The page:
How about a little Blackletter 101?

It was actually blackletter script that got me into hand-lettering. No matter what style I pursue, I always find myself coming back to the good old “gothic” school of letterforms. You might not think of this classic script style when you think of calligraphy or hand-lettering. But believe it or not, it’s incredibly popular and has a very rich history.

In speaking with a number of my followers, I’ve found there to be a lot of interest in exploring blackletter further. In response, I’ll be spending this month publishing guides and tutorials so that you too can get started learning this incredible style. And who knows… maybe there’s even a masterclass in the future?

If you’re like me, you probably prefer to just jump in and get your hands dirty. But trust me, you’re going to be much better off once it comes to applying the learning if you know the background behind it.

A Brief Overview of the Blackletter Styles

First off, let’s get our vocabulary straight. You’ve probably heard the terms “Old English” or “gothic” in reference to “blackletter”. All of this terminology is interchangeable and over centuries, has become common slang to describe the style.

The style itself originated in Western Europe. It dates back to the 11th century and was used as a common hand until the 17th century. After that, it continued to be used in the German language up until the 20th century.

And it’s still going strong!

So… “Old English” and “Gothic”?

The word “gothic” is a synonym for the word barbaric. In 15th century Italy, during the Renaissance, the blackletter style, along with other unpopular styles that shared rigid qualities, were referred to as “gothic”.

blackletter alphabet by jake rainis

It is speculated that this reference could be tied to back to the 4th century Gothic Alphabet. The alphabet was used by bishops and missionaries in bible translation.

In regards to the “Old English”, it was believed that the Old English language was written in blackletter style. This was later disproved, but the name stuck.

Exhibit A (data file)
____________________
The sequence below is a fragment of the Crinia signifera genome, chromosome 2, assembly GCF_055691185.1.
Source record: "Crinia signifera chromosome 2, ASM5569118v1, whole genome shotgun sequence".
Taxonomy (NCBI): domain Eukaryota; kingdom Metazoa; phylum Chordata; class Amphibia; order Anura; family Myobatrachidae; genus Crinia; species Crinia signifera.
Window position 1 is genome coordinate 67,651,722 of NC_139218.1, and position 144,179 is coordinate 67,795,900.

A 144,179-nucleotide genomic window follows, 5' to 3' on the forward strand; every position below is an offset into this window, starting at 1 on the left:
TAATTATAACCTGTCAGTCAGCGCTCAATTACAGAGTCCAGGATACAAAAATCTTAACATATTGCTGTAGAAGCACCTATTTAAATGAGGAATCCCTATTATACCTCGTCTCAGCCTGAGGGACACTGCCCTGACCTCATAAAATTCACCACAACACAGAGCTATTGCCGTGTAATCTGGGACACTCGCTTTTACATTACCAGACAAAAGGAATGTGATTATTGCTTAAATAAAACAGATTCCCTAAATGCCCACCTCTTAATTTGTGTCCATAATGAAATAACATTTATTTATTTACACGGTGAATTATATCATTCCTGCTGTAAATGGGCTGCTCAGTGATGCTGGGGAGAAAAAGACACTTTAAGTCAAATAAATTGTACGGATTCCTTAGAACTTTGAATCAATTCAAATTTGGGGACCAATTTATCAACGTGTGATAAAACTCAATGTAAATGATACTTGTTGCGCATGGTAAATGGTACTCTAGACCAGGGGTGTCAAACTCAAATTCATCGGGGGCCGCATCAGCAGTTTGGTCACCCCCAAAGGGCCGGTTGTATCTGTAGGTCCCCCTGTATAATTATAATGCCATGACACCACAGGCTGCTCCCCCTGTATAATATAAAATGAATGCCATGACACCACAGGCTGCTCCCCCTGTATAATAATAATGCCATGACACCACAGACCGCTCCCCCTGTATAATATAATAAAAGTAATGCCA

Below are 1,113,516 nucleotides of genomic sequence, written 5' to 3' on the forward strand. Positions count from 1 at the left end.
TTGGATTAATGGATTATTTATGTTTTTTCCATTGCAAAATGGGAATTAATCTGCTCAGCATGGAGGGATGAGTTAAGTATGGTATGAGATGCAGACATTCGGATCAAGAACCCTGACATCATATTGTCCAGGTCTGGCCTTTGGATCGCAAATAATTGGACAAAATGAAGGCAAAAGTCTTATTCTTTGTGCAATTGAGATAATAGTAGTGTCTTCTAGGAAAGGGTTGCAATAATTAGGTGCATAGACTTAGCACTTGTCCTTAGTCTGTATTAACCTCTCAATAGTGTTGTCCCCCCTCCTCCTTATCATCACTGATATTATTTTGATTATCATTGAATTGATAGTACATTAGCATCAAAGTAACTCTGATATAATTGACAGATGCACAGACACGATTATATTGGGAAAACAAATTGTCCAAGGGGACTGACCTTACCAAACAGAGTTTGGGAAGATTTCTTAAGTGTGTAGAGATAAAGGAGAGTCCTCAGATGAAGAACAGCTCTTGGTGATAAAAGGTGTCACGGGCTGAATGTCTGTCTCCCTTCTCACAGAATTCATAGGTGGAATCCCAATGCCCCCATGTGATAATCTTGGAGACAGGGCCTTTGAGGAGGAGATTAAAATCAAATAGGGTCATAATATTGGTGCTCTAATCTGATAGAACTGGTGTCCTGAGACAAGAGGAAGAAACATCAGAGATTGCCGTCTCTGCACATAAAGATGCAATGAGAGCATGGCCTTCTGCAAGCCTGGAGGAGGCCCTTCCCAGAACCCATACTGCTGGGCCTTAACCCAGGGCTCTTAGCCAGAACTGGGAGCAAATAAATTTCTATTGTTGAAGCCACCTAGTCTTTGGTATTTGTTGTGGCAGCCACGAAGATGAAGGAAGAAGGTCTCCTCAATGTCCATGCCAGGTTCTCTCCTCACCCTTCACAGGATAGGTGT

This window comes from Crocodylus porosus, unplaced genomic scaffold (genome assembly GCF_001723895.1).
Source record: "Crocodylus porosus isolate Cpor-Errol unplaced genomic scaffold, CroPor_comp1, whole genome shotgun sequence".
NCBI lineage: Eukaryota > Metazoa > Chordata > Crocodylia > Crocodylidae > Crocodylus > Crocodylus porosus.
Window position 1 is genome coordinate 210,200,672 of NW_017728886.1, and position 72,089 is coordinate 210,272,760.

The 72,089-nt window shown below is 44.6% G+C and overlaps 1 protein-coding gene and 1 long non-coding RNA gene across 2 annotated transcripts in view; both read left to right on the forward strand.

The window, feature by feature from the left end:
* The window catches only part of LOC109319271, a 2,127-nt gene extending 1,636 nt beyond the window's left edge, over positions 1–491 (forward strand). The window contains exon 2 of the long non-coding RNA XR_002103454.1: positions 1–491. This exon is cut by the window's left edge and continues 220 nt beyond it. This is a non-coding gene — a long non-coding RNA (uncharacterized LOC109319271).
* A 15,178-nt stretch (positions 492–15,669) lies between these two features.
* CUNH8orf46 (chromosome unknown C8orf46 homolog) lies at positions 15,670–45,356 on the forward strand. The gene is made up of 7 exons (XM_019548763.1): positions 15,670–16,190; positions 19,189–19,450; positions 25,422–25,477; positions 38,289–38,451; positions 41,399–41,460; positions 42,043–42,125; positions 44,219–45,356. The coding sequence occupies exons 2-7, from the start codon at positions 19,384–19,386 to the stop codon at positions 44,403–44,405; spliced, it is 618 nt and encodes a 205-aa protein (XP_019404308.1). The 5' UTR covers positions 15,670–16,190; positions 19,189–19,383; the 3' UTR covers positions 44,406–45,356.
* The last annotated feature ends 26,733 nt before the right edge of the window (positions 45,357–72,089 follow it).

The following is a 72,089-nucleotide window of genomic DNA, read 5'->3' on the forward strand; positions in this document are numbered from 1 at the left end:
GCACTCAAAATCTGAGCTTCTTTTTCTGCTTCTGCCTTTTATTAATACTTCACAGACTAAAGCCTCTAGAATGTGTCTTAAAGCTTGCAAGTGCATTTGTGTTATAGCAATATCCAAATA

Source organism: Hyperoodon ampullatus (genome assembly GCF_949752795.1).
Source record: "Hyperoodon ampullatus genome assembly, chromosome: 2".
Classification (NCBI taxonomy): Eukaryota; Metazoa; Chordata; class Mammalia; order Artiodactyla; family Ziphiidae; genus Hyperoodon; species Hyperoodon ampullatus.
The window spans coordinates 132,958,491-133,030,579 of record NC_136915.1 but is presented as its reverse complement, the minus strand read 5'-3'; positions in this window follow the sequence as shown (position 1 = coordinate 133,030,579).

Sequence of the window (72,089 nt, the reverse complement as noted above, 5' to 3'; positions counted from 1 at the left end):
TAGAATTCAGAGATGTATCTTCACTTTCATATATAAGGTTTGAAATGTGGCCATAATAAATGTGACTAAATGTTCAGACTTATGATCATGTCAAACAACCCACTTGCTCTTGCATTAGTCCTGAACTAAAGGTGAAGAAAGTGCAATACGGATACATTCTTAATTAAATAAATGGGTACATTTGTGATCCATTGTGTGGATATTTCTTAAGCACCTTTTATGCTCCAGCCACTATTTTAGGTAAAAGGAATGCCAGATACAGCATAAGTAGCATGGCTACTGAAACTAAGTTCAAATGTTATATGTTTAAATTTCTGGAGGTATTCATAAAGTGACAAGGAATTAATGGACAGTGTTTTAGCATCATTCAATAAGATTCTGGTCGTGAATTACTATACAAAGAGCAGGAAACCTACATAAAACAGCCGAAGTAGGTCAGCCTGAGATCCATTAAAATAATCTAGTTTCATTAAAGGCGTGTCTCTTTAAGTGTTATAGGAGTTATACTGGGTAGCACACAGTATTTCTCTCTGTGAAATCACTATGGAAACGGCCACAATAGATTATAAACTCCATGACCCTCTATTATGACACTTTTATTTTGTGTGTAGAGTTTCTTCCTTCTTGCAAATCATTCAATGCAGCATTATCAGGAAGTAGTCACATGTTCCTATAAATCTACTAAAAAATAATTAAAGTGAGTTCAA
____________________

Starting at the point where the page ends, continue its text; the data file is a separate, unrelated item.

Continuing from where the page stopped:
Bottom line, when you hear “Old English” or “gothic” being used to describe letters, it’s just a generalized slang referring to blackletter.

Wait… What is Blackletter?

I thought you’d never ask! Blackletter is simply a reference to a variety of calligraphic styles. There are many varieties (or “genres”) of blackletter, and within each style is even more varieties (or “sub-genres”) of that style.

When you distill it all down, you can categorize the main classic “genres” of blackletter into to the following styles:

  • Textualis
  • Rotunda
  • Schwabacher
  • Fraktur

There are several other less common styles, but we’ll focus on these for now.

Rather than trying to articulate the intricate difference of these styles in words, a better way to sum it up is with this excellent picture taken from Wikipedia:

Blackletter variations from Wikipedia

Variations of blackletter. Image credit: Wikipedia.

As you can see, there are some very drastic differences between the different styles, but there are also a lot of similarities. It is important to keep in mind that while one can distinctly categorize these, they can just as easily be meshed together.

Over the course of centuries, the earliest origins of these styles — wherever and whenever they were used — evolved and drew inspiration from earlier forms of each other. And we’re still seeing that evolution happen today (more on this in a later post).

Wrapping Up

Give yourself a pat on the back if you absorbed that history lesson. Now you know way more than most people about the blackletter school of calligraphy.

I can guarantee that this information is going to be helpful to you as you progress forth in learning blackletter. Not only will understanding the different styles aid you in being able to identify the different styles of blackletter, but it will also give you a great appreciation for the inspiration you draw from and the artwork you create.

Blackletter is a form of calligraphy and calligraphy is a discipline. A beginner scribe learns the basic fundamentals and develops their skills until they are seasoned enough to begin developing their own unique style.

Fraktur alphabet by Jake Rainis

As with any discipline, you too can become an accomplished blackletter scribe with your own unique style.

Now it’s time to get equipped with the right gear. In the next post, we’ll be exploring a variety of tools including markers, fountain pens, nibs/quills, and brushes. Before you know it, you’ll be well on your way to creating this classic script on your own.